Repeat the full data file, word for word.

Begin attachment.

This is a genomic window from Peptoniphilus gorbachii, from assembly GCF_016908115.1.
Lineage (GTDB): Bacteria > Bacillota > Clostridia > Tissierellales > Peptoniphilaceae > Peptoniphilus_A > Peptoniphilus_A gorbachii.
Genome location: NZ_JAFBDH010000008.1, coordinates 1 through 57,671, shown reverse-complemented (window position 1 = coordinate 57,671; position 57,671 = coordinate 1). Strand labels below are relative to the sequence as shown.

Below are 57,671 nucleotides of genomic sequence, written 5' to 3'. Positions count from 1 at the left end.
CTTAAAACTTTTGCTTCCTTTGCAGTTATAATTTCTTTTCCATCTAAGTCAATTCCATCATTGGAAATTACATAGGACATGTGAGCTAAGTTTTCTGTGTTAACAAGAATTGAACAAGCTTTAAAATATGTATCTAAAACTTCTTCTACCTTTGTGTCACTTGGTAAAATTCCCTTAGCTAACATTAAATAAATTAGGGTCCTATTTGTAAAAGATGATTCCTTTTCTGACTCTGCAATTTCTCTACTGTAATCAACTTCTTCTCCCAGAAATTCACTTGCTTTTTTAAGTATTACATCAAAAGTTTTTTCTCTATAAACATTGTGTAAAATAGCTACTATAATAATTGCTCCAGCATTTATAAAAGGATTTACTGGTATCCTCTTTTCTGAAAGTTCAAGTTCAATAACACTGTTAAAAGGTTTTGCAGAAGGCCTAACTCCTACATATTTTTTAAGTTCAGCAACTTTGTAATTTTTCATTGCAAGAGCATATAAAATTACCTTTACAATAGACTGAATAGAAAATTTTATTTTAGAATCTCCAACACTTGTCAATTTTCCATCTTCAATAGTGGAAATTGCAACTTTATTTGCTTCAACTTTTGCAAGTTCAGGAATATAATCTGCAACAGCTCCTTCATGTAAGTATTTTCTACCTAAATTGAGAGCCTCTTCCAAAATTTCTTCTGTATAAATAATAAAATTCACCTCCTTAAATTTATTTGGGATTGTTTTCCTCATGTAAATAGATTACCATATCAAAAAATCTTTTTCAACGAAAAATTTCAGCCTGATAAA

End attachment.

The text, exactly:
This is a genomic window from Peptoniphilus gorbachii, from assembly GCF_016908115.1.
Lineage (GTDB): Bacteria > Bacillota > Clostridia > Tissierellales > Peptoniphilaceae > Peptoniphilus_A > Peptoniphilus_A gorbachii.
Genome location: NZ_JAFBDH010000008.1, coordinates 1 through 57,671, shown reverse-complemented (window position 1 = coordinate 57,671; position 57,671 = coordinate 1). Strand labels below are relative to the sequence as shown.

Below are 57,671 nucleotides of genomic sequence, written 5' to 3'. Positions count from 1 at the left end.
CTTAAAACTTTTGCTTCCTTTGCAGTTATAATTTCTTTTCCATCTAAGTCAATTCCATCATTGGAAATTACATAGGACATGTGAGCTAAGTTTTCTGTGTTAACAAGAATTGAACAAGCTTTAAAATATGTATCTAAAACTTCTTCTACCTTTGTGTCACTTGGTAAAATTCCCTTAGCTAACATTAAATAAATTAGGGTCCTATTTGTAAAAGATGATTCCTTTTCTGACTCTGCAATTTCTCTACTGTAATCAACTTCTTCTCCCAGAAATTCACTTGCTTTTTTAAGTATTACATCAAAAGTTTTTTCTCTATAAACATTGTGTAAAATAGCTACTATAATAATTGCTCCAGCATTTATAAAAGGATTTACTGGTATCCTCTTTTCTGAAAGTTCAAGTTCAATAACACTGTTAAAAGGTTTTGCAGAAGGCCTAACTCCTACATATTTTTTAAGTTCAGCAACTTTGTAATTTTTCATTGCAAGAGCATATAAAATTACCTTTACAATAGACTGAATAGAAAATTTTATTTTAGAATCTCCAACACTTGTCAATTTTCCATCTTCAATAGTGGAAATTGCAACTTTATTTGCTTCAACTTTTGCAAGTTCAGGAATATAATCTGCAACAGCTCCTTCATGTAAGTATTTTCTACCTAAATTGAGAGCCTCTTCCAAAATTTCTTCTGTATAAATAATAAAATTCACCTCCTTAAATTTATTTGGGATTGTTTTCCTCATGTAAATAGATTACCATATCAAAAAATCTTTTTCAACGAAAAATTTCAGCCTGATAAA